Dr. Bray Links

Friday, March 13, 2015

Food Chains - Farm to Table

The discrepancy between the lowest paid worker and the highest paid worker has never been greater than it is now in many sectors of our American economic system. In the business of food supply, this is very evident when looking at the farmers in Immokalee, Florida and this movie documents their efforts to get more pay for their hard labor - like the tomatoes they pick for a Florida-based supermarket. The movie is now available on Netflix. One extremely offensive quote from a corporate farmer mentioned in the movie: "We used to own our slaves, now we just rent them." If we are serious about fixing the healthcare of this country, we need to pay workers fair and living wages. The Fair Food Program is a start at solving this issue.


"In this exposé, an intrepid group of Florida farmworkers battle to defeat the $4 trillion global supermarket industry through their ingenious Fair Food program, which partners with growers and retailers to improve working conditions for farm laborers in the United States.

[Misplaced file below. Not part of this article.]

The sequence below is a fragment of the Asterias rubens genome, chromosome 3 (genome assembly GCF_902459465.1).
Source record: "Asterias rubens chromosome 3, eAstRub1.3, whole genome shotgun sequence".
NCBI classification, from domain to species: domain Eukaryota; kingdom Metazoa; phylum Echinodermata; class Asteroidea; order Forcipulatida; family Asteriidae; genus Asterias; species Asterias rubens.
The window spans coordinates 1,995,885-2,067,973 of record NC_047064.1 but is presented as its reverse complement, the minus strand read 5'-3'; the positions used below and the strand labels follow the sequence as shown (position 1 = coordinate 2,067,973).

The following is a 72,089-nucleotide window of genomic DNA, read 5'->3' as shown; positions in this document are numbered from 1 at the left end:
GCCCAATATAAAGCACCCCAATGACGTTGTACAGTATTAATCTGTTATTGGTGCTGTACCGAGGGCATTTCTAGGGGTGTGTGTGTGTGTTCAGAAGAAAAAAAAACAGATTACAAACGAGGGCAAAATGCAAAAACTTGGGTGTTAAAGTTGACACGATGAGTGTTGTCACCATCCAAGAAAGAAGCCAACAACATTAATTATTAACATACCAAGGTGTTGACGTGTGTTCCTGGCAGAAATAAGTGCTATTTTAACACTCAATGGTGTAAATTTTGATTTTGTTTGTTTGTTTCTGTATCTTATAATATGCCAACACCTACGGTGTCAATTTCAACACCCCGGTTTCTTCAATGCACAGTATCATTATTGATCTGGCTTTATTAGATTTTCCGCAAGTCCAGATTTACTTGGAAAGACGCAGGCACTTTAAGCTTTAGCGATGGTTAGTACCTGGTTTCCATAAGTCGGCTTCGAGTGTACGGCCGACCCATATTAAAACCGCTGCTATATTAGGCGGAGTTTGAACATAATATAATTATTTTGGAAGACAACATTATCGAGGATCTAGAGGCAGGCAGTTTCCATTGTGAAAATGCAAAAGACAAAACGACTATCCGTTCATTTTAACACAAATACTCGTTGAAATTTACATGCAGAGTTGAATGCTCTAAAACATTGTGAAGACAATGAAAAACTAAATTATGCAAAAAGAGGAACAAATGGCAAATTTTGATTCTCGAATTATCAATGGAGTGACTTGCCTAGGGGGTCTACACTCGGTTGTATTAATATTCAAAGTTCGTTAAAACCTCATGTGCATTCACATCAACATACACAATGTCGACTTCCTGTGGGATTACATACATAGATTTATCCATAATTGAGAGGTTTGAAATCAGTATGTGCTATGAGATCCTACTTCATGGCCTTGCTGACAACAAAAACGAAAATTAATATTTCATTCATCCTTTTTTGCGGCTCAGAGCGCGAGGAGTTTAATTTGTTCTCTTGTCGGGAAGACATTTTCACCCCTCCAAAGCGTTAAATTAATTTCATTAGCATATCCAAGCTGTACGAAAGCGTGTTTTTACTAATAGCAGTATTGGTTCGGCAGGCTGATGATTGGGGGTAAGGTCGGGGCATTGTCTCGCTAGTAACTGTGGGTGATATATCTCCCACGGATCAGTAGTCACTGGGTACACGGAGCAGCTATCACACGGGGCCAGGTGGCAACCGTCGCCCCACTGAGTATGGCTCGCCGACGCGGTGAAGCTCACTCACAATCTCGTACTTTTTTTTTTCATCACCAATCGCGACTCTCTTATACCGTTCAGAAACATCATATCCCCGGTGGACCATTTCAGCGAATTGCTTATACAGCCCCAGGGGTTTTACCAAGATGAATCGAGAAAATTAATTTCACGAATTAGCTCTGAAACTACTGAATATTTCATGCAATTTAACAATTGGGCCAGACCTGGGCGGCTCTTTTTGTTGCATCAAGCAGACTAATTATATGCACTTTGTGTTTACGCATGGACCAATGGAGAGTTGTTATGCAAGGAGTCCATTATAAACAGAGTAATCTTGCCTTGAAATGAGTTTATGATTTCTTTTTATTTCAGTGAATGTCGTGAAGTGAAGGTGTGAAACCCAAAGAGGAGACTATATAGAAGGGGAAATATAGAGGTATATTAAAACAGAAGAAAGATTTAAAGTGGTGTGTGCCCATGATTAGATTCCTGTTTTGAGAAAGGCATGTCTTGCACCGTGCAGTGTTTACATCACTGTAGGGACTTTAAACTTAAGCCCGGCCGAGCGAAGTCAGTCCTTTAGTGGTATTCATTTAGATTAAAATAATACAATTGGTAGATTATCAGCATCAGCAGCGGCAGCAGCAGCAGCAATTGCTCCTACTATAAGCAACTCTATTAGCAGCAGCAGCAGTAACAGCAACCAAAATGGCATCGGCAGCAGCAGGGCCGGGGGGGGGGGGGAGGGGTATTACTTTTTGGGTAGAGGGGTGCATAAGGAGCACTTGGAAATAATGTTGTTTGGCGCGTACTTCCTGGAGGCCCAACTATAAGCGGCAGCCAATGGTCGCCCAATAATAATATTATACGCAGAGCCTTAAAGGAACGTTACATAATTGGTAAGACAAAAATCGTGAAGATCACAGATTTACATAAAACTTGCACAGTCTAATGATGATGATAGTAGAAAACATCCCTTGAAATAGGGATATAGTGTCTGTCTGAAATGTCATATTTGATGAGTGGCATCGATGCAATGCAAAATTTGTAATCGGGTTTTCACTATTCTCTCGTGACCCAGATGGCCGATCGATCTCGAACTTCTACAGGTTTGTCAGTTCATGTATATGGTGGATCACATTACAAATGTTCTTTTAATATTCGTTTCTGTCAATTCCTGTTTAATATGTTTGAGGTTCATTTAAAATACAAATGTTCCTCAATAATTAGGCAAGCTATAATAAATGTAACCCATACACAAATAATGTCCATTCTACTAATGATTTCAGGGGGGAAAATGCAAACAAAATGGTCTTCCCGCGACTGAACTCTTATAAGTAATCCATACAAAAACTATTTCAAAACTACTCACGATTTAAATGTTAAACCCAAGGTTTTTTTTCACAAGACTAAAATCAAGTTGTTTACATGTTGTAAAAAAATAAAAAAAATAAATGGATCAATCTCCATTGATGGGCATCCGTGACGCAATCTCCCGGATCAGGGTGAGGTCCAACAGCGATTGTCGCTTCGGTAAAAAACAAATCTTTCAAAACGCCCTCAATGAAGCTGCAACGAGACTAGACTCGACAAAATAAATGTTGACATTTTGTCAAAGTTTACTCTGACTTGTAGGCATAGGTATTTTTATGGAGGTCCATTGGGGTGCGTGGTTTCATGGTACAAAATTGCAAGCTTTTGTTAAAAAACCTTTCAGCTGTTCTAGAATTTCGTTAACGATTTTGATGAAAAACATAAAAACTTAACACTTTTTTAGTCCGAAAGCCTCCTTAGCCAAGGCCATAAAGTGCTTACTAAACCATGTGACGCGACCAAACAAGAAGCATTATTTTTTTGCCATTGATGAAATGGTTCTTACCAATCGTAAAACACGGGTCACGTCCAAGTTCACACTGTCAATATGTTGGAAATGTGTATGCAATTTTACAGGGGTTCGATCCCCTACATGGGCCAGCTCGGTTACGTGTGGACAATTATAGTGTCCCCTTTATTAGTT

There is more interest in food these days than ever, yet there is very little interest in the hands that pick it. Farmworkers, the foundation of our fresh food industry, are routinely abused and robbed of wages. In extreme cases they can be beaten, sexually harassed or even enslaved – all within the borders of the United States.

Food Chains reveals the human cost in our food supply and the complicity of large buyers of produce like fast food and supermarkets. Fast food is big, but supermarkets are bigger – earning $4 trillion globally. They have tremendous power over the agricultural system. Over the past 3 decades they have drained revenue from their supply chain leaving farmworkers in poverty and forced to work under subhuman conditions. Yet many take no responsibility for this.

The narrative of the film focuses on an intrepid and highly lauded group of tomato pickers from Southern Florida – the Coalition of Immokalee Workers or CIW – who are revolutionizing farm labor. Their story is one of hope and promise for the triumph of morality over corporate greed – to ensure a dignified life for farm workers and a more humane, transparent food chain.

Food Chains premiered at the 2014 Berlin Film Festival and screened subsequently at the Tribeca Film Festival and Guadalajara Film Festival.  Food Chains will be released nationwide November 21st. The film's Executive Producers include Eva Longoria and Eric Schlosser."

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